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Beyond the arc with Jaren Jackson Jr.

Jaren Jackson Jr. has become an all-world three point shooter. I dug deep into the film to discover how he gets his open looks.

2020 NBA Restart - All Access Practice Photo by Joe Murphy/NBAE via Getty Images

It’s no secret that Jaren Jackson Jr. has risen to the level of the most elite shooters in the game, becoming easily one of the best shooters at his position. Despite his unorthodox shooting form, he’s making nearly 40% of his attempts at very high volume, taking over six threes a game. I decided to dig deep into the film to find out just how he is able to get up those six shots a game and how much room he has to improve.

Transition and Early Offense

Many of Jaren Jackson Jr.’s three point attempts come early in the shot clock before the defense is fully set up and prepared to defend an elite shooter. Many times he would jog up the floor in semi-transition behind Ja Morant and walk into an easy trailing three because the defense was still getting back and figuring out matchups. According to nba.com, Jackson shoots 44.4% from behind the arc “early” in the shot clock, which is defined as being between 15-18 seconds remaining on the clock. Over a third of his three point attempts came in this time frame.

I found that Jackson’s transition attempts came in two scenarios: when the defense was occupied with a cutter or when the defense simply fell asleep and forgot that one of the best shooters in the league was trotting up the floor. When the defense is not fully focused on the situation that is developing in front of them, Jaren is adept at making the defense pay.

Set Plays

Taylor Jenkins deserves a lot of credit for Jaren Jackson Jr.’s three-point surge this season. A new, fast-paced, and revolutionized Grizzlies offense has given Jaren a role where he can thrive in the modern NBA. Though Jaren has obviously put in the work in the gym to improve his shooting ability, Jenkins has done a fantastic job putting him in spots where he is able to succeed. Creative sets and really nice plays out of timeouts have been one of the many reasons that the Grizzlies have exceeded expectations this season and Jaren Jackson Jr. is at the center of many of these plays. Jenkins has built a large part of his offense around getting Jaren the ball in spots where he can quickly and comfortably fire at will.

One of the staples of the Grizzlies’ offense has been a play called HORNS Flare. This play is run almost exclusively for Jaren Jackson Jr. and it is called at least once a game when the Grizzlies need a bucket. HORNS Flare does its best work when the defense is playing drop coverage as their primary pick-and-roll defense, meaning that the opposing big has to make up a lot of ground to contest the open three pointer. Many teams play drop coverage to try to force Ja Morant and Tyus Jones in to pull-up jumpers, so this play is almost always an option.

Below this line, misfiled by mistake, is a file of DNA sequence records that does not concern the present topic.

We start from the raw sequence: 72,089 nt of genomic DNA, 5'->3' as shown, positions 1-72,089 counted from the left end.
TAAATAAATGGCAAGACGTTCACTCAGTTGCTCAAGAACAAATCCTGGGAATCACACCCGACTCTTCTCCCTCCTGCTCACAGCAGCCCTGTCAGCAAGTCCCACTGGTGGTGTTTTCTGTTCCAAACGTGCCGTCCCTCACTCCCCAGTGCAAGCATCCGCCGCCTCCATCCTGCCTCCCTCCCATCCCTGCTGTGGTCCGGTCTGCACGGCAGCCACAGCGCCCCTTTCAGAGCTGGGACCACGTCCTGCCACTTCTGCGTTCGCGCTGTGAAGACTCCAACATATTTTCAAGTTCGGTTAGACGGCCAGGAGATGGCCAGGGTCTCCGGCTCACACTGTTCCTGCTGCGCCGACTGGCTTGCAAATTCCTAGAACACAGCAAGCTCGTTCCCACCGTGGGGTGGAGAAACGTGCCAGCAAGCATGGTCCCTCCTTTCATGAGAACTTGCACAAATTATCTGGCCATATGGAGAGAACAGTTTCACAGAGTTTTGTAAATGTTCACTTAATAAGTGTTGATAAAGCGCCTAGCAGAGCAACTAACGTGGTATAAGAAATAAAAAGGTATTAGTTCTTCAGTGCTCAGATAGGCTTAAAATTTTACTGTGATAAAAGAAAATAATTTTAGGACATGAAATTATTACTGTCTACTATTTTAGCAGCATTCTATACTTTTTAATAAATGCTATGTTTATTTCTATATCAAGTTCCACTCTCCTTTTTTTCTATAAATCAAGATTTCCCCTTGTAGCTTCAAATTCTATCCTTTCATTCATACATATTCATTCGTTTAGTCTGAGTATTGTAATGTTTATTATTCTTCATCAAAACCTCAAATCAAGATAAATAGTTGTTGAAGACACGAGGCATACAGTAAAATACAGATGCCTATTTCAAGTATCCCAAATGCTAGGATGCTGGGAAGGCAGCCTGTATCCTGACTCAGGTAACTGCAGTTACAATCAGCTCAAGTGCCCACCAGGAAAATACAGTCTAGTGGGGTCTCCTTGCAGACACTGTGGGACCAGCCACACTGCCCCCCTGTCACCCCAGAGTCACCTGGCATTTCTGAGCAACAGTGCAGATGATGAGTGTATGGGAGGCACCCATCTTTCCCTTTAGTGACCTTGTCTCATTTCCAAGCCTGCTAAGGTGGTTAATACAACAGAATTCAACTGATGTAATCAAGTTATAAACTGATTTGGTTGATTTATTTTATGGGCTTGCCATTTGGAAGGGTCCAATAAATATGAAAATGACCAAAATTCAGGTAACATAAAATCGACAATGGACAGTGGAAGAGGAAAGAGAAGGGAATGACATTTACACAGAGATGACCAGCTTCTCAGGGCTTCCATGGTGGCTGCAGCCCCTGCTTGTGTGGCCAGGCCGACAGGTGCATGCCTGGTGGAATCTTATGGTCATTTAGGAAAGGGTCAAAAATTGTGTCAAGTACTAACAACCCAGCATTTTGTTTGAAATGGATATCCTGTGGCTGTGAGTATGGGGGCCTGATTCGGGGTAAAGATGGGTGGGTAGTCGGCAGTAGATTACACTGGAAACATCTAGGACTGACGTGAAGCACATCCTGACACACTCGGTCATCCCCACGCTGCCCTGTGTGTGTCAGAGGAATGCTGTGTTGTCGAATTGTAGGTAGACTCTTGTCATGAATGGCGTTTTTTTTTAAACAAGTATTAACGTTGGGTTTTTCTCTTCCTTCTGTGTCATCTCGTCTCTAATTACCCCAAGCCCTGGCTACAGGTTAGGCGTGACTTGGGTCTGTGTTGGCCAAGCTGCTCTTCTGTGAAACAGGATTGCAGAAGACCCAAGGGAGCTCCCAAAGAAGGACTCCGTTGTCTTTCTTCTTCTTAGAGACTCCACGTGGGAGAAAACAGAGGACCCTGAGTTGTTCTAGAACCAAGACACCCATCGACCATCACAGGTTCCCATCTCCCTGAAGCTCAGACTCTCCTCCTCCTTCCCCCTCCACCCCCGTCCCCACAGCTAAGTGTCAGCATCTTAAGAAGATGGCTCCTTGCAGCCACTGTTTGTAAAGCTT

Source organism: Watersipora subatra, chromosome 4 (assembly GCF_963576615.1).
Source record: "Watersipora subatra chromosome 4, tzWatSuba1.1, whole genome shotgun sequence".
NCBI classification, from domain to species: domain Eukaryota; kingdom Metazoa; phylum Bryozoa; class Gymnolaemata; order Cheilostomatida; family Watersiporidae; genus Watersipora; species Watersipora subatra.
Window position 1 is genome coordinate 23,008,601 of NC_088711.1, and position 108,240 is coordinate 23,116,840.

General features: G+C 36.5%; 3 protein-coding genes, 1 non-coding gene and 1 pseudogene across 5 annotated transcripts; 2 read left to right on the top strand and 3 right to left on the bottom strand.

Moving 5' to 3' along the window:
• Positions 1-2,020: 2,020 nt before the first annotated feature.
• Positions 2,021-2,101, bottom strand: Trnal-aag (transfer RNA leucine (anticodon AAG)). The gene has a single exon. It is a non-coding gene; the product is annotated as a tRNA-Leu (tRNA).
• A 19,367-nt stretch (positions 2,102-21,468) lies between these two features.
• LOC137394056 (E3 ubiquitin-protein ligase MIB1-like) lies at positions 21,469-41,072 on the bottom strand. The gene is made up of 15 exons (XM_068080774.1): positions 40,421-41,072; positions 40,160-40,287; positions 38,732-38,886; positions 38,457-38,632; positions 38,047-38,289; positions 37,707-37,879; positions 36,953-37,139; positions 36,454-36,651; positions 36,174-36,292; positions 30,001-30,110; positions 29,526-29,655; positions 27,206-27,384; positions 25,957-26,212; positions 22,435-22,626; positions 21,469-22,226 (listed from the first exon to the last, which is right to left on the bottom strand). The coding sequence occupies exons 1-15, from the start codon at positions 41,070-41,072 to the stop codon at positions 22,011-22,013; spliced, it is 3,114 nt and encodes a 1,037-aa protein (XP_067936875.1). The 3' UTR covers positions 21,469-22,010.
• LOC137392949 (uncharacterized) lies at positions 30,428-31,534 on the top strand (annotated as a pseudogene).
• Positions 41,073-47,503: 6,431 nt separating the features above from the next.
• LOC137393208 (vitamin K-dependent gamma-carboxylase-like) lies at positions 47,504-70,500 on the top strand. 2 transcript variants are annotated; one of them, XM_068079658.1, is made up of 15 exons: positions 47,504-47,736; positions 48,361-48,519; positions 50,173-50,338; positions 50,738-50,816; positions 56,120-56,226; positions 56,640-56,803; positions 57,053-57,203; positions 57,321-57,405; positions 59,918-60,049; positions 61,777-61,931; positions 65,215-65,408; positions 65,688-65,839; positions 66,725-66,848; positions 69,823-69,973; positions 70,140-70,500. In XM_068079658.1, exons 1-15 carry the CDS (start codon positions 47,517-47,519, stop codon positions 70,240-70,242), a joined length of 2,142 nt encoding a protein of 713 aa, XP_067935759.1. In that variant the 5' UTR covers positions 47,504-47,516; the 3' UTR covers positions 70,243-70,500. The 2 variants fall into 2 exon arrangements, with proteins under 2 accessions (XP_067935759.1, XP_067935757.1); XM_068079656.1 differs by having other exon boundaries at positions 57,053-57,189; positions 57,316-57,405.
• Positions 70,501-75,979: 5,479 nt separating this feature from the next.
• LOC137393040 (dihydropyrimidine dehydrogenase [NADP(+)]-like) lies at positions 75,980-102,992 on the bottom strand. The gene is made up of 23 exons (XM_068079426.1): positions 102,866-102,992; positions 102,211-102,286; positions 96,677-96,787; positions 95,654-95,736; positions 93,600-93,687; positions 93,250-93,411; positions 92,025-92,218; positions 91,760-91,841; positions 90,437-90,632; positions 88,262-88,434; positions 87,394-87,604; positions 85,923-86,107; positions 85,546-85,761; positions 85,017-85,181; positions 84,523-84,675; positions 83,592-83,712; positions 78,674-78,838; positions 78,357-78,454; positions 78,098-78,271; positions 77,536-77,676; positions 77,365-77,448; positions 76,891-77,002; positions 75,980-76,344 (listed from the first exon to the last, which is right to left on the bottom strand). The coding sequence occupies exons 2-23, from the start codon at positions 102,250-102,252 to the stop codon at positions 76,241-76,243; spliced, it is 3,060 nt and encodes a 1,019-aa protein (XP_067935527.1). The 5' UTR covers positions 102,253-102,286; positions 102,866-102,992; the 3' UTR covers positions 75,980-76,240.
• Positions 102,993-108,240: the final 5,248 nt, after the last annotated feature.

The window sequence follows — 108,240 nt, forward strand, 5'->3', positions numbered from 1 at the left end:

Gravity

Even if Jaren Jackson Jr. doesn’t get the shot that the play is designed for him to get, his shooting ability opens up the rest of the floor for his teammates to get open shots. Defenses know that they have to stay attached to him at all times and the attention that he draws running off screens can open up cutting lanes for a guy like Brandon Clarke or may open up a passing lane for Ja Morant to find Jonas Valanciunas under the basket. Two defenders may miscommunicate and chase Jaren off a screen, leaving the screener open for a shot. While Jaren may not have the gravity of the best shooters in the league, his presence is certainly enough to put stress on even some of the best defenses in the league. This gravity was shown in the scrimmage inside the Bubble against the Miami Heat, where the threat of Jaren’s shooting opened up two dunks for his teammates.

How much better can he get?

Jaren Jackson Jr. has the catch and shoot part of his game figured out. According to nba.com, he shoots 40.4% on catch-and-shoot three pointers. His form, though unorthodox, is quick, simple, repeatable, and consistent. The only work yet to do here is to continue to expand his range further so he can take deeper threes and stretch the defense even further as his career progresses.

The area of Jaren’s offensive game that needs the most work is his ballhandling. In the past, I’ve been vocal about the fact that he seems very uncomfortable dribbling the ball with his right hand. I’ve always found this very peculiar because he is a right handed player, but he refuses to make a move with his strong hand. Jackson does have some nice moves in his arsenal, but most defenses would prefer for JJJ to take a few dribbles inside the arc and they will live with the results. If Jaren is able to create a more versatile ballhandling package, defenses will have to respect his driving ability more and it may open up more opportunities for him to shoot.

He has shown flashes of being able to lull his defender to sleep and fire a quick three over the top and has also shown the ability to hit a stepback three. If he’s able to pull these tricks out of his bag on a more consistent basis, he may be an unstoppable shooter.

Yes, Jaren Jackson Jr. is fantastic. He’s one of the best shooters in the league in only his second year. He makes those around him better in his own way. Yes, he is going to get even better. He’s got a lot of areas where there is still a lot of room to grow. The Memphis Grizzlies have the perfect big man to lead them into the future in the modern NBA and he’ll be shooting the lights out for many years to come.

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